iMentor Brings 80 NYC Public School Students to EY Connect Day Helping High Schoolers “See It to Be It” for Career-Exposure

In early November EY invited 80 iMentor high school juniors from The Laboratory School of Finance and Technology in the Bronx, to visit the company’s U.S. headquarters in Manhattan to participate in the national EY Connect Day, a career-connected learning event. Side by side with more than 40 volunteers from EY and iMentor NYC staff - the signature NYC partner for the day - the high school juniors attended a full day of presentations, panel discussions and small-group break out events. The Laboratory School of Finance and Technology is one of the 11 New York City Public Schools partnering with iMentor for the 2023-2024 school year, for which special programming and curriculum kicks off in the fall. 

The November 2023 EY Connect Day in NYC, which are quarterly service days when all EY professionals in the Americas volunteer together, had a specific mission: to introduce New York City public school students to career-connected learning and highlight pathways to college degrees. These juniors are just starting their mentor relationships with iMentor where for two years in high school plus two years in college they are paired with an adult mentor for 1:1 support to navigate career pathways, college applications and support the transition to college. 

“It was thrilling to see so many EY volunteers teaming up with talented NYC public school students, demonstrating that a college degree and a career is attainable for anyone who wants it. And not only did students learn about EY, but we had the chance to learn directly from the source about our future talent pool,” said Alysia Steinmann, Metro New York Office Managing Partner at EY. “iMentor is best in class and EY is proud to team with them for so many years now on supporting the next generation of leaders.” 

The interactive and dynamic day started with mingling among students and volunteers. Leaders from EY and iMentor teed up structured panel discussions, a lesson on digital literacy, lunch and breakout sessions. The panel discussion focused on personal journeys to college and career and ultimately what led each volunteer to mentor. Students heard from EY employees that social capital comes in all different forms and that not every job at EY starts with a campus recruit day or other “traditional” ways of recruiting employees. The breakout session focused on social and emotional awareness and was themed around “Imposter Syndrome” to promote a sense of belonging and underscore the idea that students deserve the opportunities that await them on the other side of their college journey.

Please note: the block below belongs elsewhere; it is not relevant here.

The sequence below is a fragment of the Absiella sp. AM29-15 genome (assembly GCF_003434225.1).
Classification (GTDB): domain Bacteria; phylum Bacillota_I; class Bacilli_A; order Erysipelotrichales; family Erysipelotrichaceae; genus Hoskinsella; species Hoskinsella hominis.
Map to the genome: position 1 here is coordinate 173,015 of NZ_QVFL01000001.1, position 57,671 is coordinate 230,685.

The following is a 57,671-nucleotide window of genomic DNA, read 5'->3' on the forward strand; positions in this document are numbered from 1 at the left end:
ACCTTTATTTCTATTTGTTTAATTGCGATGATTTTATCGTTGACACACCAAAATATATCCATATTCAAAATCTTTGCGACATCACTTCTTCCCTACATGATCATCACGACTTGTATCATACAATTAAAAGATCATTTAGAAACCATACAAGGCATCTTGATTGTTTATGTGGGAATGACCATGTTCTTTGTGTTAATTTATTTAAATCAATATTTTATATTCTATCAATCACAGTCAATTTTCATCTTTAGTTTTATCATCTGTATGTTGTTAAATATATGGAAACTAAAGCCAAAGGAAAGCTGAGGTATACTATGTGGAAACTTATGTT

“I’m grateful to EY for creating an amazing experience for our students,” said Scott Millstein, Executive Director, iMentor NYC. “Today, for the first time, I know some students saw themselves working at a firm like EY in the future and some EY volunteers experienced the joy of supporting a student who will be the first in their family to attend college.  The power of mentorship was abundantly on display here today.” 

Added Hillary Martinez, an 11th grade iMentor student at The Laboratory School of Finance: “It was cool to hear about the experiences of the adults at EY and be in the office building. It made me excited to start thinking about my career in the future.”

For the 2023-24 school year in NYC alone, iMentor will work with 11 schools and 3,200 students, 97% of whom are students of color, and most will be the first in their families to attend college. Every iMentor student is matched 1:1 with an adult mentor starting junior year of high school. The pairs collaborate closely to chart a path to college. Additionally, iMentor has a nest approach that integrates college success classes into the curriculum during the school day. A college degree is the most direct path to economic mobility -- a four-year college graduate earns $1M more over their lifetime than someone who doesn’t go to college; and a bachelor’s degree is worth 84% more than a high school diploma. iMentor students enroll in college 22% points higher than their peers. Both iMentor and the Chancellor of the New York City Department of Education, David C. Banks share a commitment to get students early career exposure to support their future journey, and iMentor is working with schools and corporations to continue to provide robust programming for NYC students.  

“Career-connected learning is an essential part of our vision to ensure students build a strong plan toward a path to a rewarding career. We applaud the work that iMentor and its corporate partners are doing to help students learn about the diversity of careers that are available to them and the multifaceted range of companies that would like to hire them someday,” noted Banks. “Partnerships like this are an important component of our shared mission to support the economic success and mobility of the future leaders of New York City.” 

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